NPA looking at outstanding TRC cases: Batohi
The state is prioritising the prosecution of apartheid crimes, where alleged perpetrators were denied amnesty by the Truth and Reconciliation Commission.
In her maiden appearance before parliament, national director of public prosecutions Shamila Batohi told MPs that there were 37 active investigations of these cases by the directorate for priority crime investigation, commonly known as the Hawks. She said that a task team of the national prosecutions authority was also reviewing the cases.
Batohi was addressing the national assembly's justice portfolio committee, to which the NPA accounts.
She reminded MPs that the TRC had recommended that the NPA prosecute cases where people were refused amnesty by the commissions for “apartheid crimes”.
“The NPA is looking at cases where amnesty was refused and cases where amnesty wasn't applied for,” she said.
She said the judgement in the João Rodrigues matter had strengthened her hand because in it, the judge ordered the national director of public prosecutions to consider whether action should be considered against officials in and outside the NPA at the time for possible interference with the work of the authority.
Batohi said the judge had found that there had been interference in the NPA being able to do its work with regard to prosecuting certain individuals.
This, she said, placed an onus on her to put in place a mechanism that will look at what happened which led to the NPA not being able to conduct its mandate.
The high court in Joburg dismissed Rodrigues's application for a permanent stay of prosecution last month ruling that he should face trial for his role in the 1971 murder of anti-apartheid activist Ahmed Timol.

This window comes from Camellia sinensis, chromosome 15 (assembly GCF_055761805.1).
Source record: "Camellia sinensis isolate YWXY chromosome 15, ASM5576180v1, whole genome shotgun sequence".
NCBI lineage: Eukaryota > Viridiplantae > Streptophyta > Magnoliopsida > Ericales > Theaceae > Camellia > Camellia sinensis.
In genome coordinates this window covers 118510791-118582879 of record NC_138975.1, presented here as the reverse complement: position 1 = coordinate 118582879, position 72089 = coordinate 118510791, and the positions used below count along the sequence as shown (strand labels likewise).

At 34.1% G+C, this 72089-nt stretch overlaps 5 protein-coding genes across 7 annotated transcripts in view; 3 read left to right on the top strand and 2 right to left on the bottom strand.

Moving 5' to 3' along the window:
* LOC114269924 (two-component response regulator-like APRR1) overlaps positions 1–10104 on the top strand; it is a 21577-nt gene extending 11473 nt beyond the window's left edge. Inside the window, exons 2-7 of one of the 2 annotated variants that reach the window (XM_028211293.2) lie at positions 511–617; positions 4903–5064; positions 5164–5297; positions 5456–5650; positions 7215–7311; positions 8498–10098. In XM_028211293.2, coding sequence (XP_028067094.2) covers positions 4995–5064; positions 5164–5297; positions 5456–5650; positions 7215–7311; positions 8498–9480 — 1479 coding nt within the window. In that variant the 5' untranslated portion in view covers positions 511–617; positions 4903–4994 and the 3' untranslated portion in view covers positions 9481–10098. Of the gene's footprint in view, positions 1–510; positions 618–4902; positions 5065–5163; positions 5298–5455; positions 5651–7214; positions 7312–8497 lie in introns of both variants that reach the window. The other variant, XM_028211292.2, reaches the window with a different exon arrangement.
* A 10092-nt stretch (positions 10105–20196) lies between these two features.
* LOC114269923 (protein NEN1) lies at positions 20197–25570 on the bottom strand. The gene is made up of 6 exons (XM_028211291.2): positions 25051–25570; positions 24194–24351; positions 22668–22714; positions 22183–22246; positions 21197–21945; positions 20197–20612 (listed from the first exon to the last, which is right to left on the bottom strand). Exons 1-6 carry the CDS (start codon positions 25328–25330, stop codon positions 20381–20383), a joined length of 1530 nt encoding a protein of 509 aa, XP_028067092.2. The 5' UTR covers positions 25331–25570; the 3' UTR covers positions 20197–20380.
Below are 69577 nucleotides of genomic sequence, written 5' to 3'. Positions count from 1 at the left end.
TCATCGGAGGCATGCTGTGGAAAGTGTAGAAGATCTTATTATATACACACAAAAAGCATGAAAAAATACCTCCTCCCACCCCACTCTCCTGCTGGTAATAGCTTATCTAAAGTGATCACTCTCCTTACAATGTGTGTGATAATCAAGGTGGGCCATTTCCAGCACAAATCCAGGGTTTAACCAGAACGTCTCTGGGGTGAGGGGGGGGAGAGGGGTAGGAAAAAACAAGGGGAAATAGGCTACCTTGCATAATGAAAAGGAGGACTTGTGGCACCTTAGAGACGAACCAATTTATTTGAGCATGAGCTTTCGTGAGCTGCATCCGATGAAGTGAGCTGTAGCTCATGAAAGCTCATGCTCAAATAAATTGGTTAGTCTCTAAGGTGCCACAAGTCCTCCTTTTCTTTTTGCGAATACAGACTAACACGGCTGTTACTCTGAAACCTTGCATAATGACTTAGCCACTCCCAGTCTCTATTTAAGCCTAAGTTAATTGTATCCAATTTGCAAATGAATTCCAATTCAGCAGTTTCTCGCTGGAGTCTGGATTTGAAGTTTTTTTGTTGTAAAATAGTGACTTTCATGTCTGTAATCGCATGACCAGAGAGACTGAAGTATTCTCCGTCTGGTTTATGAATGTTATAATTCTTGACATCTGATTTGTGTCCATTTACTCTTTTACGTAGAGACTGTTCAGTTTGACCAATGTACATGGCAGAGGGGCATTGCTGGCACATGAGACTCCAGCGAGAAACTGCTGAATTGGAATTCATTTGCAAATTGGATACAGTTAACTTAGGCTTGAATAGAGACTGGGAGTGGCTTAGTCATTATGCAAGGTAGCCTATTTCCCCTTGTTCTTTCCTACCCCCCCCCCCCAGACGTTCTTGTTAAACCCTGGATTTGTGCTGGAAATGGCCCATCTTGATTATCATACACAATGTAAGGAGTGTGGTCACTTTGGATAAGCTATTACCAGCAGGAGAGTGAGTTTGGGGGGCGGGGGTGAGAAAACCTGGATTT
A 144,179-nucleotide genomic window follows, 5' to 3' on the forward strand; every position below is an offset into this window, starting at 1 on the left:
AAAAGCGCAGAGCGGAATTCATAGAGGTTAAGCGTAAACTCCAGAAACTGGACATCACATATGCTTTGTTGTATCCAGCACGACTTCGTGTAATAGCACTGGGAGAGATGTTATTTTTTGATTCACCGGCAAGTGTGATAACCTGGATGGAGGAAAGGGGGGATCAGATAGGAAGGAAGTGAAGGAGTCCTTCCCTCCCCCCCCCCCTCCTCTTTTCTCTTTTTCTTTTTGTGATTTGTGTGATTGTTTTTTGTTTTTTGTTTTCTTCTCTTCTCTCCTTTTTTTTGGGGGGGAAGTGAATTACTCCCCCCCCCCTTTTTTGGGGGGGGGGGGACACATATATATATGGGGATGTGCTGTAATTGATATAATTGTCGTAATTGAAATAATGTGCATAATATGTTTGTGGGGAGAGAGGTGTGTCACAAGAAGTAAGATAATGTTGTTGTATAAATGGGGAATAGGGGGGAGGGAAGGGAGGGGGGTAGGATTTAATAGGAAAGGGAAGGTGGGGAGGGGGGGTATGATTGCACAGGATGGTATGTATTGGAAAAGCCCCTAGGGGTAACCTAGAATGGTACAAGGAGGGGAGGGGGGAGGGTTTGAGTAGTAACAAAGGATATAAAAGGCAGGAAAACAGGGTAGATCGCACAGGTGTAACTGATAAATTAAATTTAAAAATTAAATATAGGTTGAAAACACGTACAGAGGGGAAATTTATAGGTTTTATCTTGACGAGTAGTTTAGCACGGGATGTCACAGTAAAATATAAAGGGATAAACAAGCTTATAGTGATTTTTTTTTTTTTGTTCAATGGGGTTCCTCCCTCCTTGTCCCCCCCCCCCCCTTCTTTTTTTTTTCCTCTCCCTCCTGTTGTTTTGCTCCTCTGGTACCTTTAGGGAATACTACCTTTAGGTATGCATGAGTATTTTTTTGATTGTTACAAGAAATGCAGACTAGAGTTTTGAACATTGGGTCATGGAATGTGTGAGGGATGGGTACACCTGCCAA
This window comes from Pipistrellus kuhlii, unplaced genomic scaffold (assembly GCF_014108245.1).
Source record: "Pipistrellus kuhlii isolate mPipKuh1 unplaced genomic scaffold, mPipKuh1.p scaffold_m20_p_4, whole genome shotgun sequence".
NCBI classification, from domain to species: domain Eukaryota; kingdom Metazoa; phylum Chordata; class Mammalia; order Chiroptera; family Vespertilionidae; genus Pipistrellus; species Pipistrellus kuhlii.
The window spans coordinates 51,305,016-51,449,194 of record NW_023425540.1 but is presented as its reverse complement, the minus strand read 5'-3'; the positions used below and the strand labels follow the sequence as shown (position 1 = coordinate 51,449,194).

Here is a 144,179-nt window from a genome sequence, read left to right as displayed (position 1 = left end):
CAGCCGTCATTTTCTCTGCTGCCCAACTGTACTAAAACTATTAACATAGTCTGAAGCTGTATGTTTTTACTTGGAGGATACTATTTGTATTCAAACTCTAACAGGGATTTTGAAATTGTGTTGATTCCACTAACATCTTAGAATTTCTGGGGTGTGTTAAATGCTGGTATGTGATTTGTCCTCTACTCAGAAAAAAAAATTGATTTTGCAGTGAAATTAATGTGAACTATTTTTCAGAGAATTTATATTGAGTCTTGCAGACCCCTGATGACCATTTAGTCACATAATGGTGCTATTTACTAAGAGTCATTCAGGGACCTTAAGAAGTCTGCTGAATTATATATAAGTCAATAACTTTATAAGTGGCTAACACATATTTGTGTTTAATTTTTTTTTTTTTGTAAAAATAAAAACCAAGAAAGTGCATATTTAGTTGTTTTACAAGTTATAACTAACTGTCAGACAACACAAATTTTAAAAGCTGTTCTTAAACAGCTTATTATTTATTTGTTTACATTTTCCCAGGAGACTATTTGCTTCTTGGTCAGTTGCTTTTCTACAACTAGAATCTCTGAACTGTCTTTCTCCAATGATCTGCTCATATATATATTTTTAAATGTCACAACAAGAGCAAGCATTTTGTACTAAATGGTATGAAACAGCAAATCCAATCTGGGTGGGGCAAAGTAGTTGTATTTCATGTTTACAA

Rodrigues, 80, is facing a charge of premeditated murder and another of defeating the ends of justice. He is seeking to appeal the decision.
Batohi said they were also looking at having one coordinated process to deal with the issue.
“It's pointless having parallel tracks looking at the same thing. In order to also deal with resource constraints, at the moment there is a court directive for the NPA to look into this but there are calls for a commission of inquiry and the Zondo commission to look into these issues,” she said.
Some victims' families wrote to President Cyril Ramaphosa last month calling for the appointment of a commission of inquiry to investigate the suppression of the TRC cases. Other families have written to deputy chief justice Raymond Zondo asking his state of capture inquiry to investigate their cases.
Batohi said while some families had successfully lobbied for some inquests to be reopened, the NPA would look at all 69 deaths in detention and not only react when families who have the means approach the authority.
She revealed that as the NPA was about to reopen the inquest into Neil Aggett's and Hoosen Haffejee's deaths, they discovered that there were two other detainees who were detained at the same time under similar circumstances and in the same police station.
“We are looking at bringing them all together, then deal with it collectively as opposed to individual acts,” she said.
She however, lamented what she termed “serious capacity issues” and resources shortages, saying the priority crimes litigation unit within the NPA which was dealing with the investigation had “about four people”.
Another complication was that the cases were very old.
“You look at the availability of accused persons, witnesses, location of dockets, court records and some of these inquests were destroyed after 10 years. We are looking to reconstruct these issues, which takes a lot of effort,” she added.
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